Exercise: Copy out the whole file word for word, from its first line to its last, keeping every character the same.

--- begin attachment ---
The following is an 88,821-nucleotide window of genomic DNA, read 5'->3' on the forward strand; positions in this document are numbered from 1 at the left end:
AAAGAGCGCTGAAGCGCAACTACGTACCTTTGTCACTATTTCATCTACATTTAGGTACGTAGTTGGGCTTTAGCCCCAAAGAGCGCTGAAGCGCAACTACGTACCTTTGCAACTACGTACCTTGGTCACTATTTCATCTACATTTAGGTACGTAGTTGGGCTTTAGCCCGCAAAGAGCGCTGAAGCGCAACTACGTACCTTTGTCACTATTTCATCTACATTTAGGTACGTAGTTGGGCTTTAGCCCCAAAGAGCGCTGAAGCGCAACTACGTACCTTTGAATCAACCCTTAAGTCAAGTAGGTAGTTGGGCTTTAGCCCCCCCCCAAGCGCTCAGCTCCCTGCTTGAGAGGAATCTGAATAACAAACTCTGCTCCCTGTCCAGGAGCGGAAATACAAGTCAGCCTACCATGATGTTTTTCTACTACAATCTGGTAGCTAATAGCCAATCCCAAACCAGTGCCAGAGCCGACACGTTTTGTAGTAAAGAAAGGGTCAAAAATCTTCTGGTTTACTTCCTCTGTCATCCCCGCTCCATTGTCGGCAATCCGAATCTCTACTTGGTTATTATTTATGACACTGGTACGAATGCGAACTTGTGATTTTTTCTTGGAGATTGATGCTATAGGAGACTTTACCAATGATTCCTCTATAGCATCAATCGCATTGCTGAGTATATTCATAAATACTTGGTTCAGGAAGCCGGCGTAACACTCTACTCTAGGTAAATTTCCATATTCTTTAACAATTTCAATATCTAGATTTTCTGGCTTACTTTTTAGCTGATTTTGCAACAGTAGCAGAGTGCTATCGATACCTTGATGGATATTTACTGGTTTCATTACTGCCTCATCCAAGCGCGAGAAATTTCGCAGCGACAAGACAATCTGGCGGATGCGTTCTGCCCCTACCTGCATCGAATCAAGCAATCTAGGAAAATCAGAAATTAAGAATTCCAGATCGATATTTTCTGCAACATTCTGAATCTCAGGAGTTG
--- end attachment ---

The following is an 88,821-nucleotide window of genomic DNA, read 5'->3' on the forward strand; positions in this document are numbered from 1 at the left end:
AAAGAGCGCTGAAGCGCAACTACGTACCTTTGTCACTATTTCATCTACATTTAGGTACGTAGTTGGGCTTTAGCCCCAAAGAGCGCTGAAGCGCAACTACGTACCTTTGCAACTACGTACCTTGGTCACTATTTCATCTACATTTAGGTACGTAGTTGGGCTTTAGCCCGCAAAGAGCGCTGAAGCGCAACTACGTACCTTTGTCACTATTTCATCTACATTTAGGTACGTAGTTGGGCTTTAGCCCCAAAGAGCGCTGAAGCGCAACTACGTACCTTTGAATCAACCCTTAAGTCAAGTAGGTAGTTGGGCTTTAGCCCCCCCCCAAGCGCTCAGCTCCCTGCTTGAGAGGAATCTGAATAACAAACTCTGCTCCCTGTCCAGGAGCGGAAATACAAGTCAGCCTACCATGATGTTTTTCTACTACAATCTGGTAGCTAATAGCCAATCCCAAACCAGTGCCAGAGCCGACACGTTTTGTAGTAAAGAAAGGGTCAAAAATCTTCTGGTTTACTTCCTCTGTCATCCCCGCTCCATTGTCGGCAATCCGAATCTCTACTTGGTTATTATTTATGACACTGGTACGAATGCGAACTTGTGATTTTTTCTTGGAGATTGATGCTATAGGAGACTTTACCAATGATTCCTCTATAGCATCAATCGCATTGCTGAGTATATTCATAAATACTTGGTTCAGGAAGCCGGCGTAACACTCTACTCTAGGTAAATTTCCATATTCTTTAACAATTTCAATATCTAGATTTTCTGGCTTACTTTTTAGCTGATTTTGCAACAGTAGCAGAGTGCTATCGATACCTTGATGGATATTTACTGGTTTCATTACTGCCTCATCCAAGCGCGAGAAATTTCGCAGCGACAAGACAATCTGGCGGATGCGTTCTGCCCCTACCTGCATCGAATCAAGCAATCTAGGAAAATCAGAAATTAAGAATTCCAGATCGATATTTTCTGCAACATTCTGAATCTCAGGAGTTG